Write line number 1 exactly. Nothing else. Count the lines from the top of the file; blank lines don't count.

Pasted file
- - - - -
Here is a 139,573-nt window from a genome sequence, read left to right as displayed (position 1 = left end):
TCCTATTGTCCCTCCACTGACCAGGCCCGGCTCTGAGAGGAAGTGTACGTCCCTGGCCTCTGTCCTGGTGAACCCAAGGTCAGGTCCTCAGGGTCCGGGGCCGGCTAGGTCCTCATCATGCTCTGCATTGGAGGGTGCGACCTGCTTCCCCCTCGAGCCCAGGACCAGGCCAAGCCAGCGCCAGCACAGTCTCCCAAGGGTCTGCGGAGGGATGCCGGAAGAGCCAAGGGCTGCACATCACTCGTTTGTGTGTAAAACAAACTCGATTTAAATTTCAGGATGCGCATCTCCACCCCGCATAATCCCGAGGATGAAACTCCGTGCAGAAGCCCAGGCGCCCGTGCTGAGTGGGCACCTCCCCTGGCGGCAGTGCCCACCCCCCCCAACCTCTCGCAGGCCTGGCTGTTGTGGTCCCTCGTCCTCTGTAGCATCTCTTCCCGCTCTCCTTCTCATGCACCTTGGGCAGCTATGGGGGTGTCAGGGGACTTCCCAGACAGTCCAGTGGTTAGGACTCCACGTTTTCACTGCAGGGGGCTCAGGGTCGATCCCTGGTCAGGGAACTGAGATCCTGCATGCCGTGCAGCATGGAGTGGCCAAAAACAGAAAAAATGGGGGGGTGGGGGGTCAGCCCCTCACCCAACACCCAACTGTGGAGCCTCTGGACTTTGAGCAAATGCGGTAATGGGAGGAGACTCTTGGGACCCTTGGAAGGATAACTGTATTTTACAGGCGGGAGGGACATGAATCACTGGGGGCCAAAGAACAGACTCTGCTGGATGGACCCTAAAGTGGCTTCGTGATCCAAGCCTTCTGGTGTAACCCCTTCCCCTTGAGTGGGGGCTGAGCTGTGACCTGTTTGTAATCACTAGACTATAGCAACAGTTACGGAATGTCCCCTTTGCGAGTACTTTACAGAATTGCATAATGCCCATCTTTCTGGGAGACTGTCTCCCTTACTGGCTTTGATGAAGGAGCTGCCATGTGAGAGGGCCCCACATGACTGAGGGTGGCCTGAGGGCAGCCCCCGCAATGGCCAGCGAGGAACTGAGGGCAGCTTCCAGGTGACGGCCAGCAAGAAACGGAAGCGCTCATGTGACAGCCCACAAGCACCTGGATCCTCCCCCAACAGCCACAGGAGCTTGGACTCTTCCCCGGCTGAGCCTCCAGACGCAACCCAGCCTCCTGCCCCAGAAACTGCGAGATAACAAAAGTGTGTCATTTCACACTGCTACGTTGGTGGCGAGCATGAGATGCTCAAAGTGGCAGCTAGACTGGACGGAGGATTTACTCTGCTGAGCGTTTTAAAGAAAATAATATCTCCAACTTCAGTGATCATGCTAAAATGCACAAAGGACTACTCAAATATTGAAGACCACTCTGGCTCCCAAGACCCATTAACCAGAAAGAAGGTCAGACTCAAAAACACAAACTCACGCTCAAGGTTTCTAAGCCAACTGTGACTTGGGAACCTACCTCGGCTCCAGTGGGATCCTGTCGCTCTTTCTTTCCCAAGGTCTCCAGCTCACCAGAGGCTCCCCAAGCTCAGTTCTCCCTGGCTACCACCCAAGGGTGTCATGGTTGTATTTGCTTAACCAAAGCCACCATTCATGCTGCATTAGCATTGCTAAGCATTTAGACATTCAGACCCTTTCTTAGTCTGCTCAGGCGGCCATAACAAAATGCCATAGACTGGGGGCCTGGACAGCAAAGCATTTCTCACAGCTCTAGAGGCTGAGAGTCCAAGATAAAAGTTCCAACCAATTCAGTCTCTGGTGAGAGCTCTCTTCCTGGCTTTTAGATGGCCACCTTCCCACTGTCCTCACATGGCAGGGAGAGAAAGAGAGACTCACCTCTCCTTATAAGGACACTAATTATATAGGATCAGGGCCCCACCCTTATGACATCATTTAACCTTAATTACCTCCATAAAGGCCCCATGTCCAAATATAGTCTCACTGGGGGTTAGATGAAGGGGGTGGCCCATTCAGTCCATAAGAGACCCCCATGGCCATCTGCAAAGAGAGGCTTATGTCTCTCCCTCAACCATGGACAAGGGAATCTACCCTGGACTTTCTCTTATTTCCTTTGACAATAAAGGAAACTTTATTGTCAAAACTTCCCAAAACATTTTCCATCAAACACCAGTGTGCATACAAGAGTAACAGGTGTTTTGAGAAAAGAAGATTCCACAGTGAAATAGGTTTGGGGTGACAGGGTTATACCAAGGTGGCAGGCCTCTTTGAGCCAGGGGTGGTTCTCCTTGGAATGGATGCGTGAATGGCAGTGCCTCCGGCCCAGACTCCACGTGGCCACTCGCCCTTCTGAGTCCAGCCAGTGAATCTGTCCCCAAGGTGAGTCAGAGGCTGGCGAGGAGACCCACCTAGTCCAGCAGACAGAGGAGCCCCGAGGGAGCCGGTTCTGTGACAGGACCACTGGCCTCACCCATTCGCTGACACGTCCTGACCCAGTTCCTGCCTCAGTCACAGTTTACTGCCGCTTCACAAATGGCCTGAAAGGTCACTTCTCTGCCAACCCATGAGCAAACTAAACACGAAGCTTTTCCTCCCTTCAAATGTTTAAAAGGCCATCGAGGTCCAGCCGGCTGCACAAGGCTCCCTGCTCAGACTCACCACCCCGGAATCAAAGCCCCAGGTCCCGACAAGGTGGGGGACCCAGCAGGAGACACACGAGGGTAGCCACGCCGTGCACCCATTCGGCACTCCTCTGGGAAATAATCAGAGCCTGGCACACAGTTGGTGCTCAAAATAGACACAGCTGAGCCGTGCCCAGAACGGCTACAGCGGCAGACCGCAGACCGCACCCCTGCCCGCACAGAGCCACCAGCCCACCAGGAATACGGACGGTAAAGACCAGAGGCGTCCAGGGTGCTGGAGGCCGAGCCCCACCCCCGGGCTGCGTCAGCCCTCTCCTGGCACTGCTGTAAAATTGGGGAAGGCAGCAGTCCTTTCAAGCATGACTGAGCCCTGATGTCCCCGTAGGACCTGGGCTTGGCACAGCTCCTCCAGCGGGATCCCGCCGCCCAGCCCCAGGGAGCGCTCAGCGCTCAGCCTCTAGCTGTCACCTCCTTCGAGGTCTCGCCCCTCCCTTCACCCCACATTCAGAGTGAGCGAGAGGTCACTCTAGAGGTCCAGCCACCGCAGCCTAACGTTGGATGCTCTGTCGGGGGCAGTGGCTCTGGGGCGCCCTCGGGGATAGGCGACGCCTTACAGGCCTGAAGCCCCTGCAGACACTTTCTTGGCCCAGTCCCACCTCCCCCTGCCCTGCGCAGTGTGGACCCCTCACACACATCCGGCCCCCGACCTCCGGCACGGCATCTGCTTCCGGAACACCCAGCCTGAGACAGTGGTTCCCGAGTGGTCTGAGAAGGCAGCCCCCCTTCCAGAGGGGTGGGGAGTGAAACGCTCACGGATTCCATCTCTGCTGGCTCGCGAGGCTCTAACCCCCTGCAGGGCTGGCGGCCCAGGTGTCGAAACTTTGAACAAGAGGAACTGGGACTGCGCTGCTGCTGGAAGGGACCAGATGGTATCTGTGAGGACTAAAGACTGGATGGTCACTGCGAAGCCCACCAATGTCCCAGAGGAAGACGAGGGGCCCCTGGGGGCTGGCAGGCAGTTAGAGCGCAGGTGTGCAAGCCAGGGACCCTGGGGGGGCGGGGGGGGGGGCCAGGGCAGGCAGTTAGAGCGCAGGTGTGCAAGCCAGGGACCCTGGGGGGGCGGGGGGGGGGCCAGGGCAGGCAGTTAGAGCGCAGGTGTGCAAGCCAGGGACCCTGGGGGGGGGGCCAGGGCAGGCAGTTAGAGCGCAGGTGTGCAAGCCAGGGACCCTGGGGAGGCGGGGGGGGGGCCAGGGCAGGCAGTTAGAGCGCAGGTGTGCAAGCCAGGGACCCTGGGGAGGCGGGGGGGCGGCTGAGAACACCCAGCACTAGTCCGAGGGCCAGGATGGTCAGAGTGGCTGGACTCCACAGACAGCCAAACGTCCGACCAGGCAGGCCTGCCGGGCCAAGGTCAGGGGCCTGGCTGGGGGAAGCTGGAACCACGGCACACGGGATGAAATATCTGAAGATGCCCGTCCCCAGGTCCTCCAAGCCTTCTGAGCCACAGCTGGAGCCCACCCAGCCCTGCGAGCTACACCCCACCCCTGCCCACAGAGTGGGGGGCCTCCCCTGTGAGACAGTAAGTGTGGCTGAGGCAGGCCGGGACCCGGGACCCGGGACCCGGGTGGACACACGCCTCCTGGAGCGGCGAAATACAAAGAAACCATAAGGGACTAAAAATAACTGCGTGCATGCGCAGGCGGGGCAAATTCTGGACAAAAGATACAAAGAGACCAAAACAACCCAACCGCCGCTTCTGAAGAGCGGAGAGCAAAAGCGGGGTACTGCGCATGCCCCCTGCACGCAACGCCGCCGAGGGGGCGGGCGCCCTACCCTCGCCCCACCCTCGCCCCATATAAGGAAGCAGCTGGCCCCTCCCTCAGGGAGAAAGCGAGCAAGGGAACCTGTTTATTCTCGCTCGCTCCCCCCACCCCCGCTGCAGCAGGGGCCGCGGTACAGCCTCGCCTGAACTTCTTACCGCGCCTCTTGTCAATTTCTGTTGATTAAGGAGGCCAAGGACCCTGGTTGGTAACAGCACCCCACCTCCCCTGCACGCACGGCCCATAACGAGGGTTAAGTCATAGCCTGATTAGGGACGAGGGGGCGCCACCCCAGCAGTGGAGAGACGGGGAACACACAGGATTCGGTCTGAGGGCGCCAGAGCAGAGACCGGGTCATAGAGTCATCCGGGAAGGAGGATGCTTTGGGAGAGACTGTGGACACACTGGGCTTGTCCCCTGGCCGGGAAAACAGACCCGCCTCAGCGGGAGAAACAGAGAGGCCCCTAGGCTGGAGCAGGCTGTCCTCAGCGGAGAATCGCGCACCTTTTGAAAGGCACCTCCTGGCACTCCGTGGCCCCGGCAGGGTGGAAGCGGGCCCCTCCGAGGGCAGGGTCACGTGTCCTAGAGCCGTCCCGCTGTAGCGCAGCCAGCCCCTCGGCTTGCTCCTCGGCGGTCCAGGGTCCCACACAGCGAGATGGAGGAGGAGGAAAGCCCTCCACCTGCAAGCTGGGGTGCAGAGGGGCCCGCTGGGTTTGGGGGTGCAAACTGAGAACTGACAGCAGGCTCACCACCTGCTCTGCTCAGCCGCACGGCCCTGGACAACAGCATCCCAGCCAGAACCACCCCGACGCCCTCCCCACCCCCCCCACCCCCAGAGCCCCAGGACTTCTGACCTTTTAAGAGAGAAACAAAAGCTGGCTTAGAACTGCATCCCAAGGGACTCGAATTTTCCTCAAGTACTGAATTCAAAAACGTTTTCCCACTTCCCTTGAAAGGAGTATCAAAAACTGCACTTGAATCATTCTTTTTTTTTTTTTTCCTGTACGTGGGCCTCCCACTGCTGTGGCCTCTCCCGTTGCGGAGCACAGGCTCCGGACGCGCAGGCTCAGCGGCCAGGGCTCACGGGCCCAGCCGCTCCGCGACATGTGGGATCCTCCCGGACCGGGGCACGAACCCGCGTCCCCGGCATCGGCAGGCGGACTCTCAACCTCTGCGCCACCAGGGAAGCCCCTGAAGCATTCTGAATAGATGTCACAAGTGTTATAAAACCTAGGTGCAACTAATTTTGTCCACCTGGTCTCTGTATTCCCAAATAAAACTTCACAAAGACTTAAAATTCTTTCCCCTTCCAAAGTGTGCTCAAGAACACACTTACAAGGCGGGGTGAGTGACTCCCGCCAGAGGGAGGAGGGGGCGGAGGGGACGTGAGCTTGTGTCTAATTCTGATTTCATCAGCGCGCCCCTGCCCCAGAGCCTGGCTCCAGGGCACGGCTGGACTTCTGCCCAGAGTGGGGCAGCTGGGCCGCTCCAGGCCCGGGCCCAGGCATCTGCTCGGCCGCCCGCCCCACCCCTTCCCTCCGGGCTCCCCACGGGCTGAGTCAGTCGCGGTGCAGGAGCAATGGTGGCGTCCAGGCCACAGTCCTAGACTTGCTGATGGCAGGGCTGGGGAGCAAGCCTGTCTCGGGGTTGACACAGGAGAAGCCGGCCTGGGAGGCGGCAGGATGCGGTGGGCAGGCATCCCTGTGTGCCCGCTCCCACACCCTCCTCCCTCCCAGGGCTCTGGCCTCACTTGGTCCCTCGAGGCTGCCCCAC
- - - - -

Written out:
Here is a 139,573-nt window from a genome sequence, read left to right as displayed (position 1 = left end):